Classical Music Buzz > Renewable Music
Renewable Music
Daniel Wolf
A displaced Californian composer writes about music made for the long while & the world around that music. ~ The avant-garde is flexibility of mind. — John Cage ~ ...composition is only a very small thing, taken as a part of music as a whole, and it really shouldn't be separated from music making in general. — Douglas Leedy ~ My God, what has sound got to do with music! — Charles Ives
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So there's a story going around about a classical pianist who wants a four-year-old review of one of his concerts scrubbed from a newspaper's website.  (Lisa Hirsch writes about it well, here.) While the pianist mentions the EU "right to be forgotten" court ruling, the pianist's argument is an appeal to "the truth" over the review — and a review that was certainly not "over the top in sheer negativity and toxicity" as the pianist claimed.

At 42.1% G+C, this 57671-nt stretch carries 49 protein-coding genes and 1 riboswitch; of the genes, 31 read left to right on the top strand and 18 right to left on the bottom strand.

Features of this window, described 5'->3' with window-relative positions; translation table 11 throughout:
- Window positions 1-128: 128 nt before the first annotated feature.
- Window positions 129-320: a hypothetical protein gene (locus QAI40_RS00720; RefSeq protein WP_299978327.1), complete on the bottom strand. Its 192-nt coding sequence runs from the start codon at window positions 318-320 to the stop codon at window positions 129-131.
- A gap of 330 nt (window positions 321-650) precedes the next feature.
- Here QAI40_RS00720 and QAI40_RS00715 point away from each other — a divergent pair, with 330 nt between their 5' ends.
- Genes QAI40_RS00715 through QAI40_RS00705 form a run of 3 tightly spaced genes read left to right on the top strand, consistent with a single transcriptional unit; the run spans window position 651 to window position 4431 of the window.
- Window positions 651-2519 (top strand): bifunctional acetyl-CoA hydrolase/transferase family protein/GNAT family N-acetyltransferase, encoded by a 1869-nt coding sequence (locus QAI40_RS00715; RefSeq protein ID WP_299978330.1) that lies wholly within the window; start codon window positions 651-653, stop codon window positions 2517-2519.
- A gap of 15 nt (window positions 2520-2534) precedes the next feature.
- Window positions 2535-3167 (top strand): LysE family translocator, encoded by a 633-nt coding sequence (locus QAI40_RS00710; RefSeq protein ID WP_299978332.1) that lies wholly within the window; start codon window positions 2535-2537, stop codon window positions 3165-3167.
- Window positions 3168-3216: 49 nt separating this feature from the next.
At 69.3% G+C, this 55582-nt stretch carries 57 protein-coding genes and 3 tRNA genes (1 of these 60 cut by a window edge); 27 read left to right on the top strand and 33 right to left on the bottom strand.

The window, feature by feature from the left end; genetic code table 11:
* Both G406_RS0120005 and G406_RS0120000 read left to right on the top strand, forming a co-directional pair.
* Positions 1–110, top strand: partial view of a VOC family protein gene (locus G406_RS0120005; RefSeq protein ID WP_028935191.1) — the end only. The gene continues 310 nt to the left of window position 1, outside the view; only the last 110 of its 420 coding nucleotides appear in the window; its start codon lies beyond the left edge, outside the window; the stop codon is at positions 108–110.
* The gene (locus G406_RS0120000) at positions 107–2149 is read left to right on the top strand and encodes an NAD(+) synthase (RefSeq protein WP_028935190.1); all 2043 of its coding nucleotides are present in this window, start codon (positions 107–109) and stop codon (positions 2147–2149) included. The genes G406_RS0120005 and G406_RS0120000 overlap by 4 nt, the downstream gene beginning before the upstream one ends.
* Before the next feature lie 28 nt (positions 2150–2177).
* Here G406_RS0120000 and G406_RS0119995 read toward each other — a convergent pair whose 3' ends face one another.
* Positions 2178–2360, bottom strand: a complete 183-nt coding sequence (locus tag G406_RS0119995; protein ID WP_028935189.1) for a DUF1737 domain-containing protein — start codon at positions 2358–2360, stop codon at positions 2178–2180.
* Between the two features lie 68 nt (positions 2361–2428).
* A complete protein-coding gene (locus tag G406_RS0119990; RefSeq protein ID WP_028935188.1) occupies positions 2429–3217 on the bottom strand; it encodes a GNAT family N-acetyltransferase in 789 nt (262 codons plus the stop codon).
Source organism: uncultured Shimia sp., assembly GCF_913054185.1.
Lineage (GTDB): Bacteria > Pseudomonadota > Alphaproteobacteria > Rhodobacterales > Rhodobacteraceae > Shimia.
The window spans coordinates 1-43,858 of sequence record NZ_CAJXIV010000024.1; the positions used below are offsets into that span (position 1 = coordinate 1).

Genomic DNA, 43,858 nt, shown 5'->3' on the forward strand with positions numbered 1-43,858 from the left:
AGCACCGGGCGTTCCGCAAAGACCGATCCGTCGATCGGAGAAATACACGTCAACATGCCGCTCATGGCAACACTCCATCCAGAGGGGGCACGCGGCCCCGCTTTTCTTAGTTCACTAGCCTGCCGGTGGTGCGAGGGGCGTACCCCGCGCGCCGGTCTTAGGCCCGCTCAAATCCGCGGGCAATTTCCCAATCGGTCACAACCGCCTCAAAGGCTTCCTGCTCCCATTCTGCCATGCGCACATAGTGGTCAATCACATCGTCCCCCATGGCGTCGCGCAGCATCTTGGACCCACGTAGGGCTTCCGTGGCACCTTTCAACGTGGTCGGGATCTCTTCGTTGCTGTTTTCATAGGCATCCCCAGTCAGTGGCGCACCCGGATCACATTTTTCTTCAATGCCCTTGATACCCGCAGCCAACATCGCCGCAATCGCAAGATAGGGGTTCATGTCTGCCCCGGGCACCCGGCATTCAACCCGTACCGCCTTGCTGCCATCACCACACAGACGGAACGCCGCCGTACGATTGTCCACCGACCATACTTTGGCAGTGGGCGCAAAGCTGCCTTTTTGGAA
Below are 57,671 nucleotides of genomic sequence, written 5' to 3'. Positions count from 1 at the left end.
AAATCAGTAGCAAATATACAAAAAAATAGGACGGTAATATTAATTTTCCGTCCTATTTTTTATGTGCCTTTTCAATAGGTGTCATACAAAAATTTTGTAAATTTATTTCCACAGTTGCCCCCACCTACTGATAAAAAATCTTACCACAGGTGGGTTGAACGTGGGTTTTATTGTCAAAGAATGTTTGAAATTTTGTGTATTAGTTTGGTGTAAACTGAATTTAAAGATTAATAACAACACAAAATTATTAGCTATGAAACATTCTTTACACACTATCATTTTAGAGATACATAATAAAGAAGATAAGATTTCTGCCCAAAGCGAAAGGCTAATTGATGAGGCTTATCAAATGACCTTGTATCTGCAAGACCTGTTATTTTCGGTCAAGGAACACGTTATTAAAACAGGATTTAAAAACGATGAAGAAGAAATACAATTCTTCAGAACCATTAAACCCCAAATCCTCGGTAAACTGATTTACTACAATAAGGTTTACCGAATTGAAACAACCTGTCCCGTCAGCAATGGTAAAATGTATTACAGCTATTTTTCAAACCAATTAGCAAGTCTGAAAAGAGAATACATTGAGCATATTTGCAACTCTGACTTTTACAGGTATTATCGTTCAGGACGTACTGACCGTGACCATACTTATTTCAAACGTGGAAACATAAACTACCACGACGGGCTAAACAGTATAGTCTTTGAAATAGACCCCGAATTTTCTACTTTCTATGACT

The problem here is that by performing publicly, a musician becomes a public person. No, not to the extent that aspects of his or her private, non-musical, life become public, but certainly the quality of her or his performance is public and it becomes a proper subject of public discourse. (The EU ruling is completely irrelevant here as it deals with the rights of private not public persons, and search engines rather than content sites.) There is no abstract "truth" here beyond the circumstances of the program we can stipulate as given: time, place, personnel, repertoire, tempi, and, in a general way, whether the musicians were playing together or in tune. Whatever abstract or Platonic truth a musician carries around in her or his head cannot be stipulated, we can only discuss what we hear and perhaps speculate upon what the musician(s) performing wanted us to hear and whether this succeeded or not.   In the end "the truth" we actually approach in our conversation is that of the actual performance, the sounds in the air, in the room, before that particular audience (and you get the audience you have, not necessarily the audience you want!), not the ideals trapped in someone's head.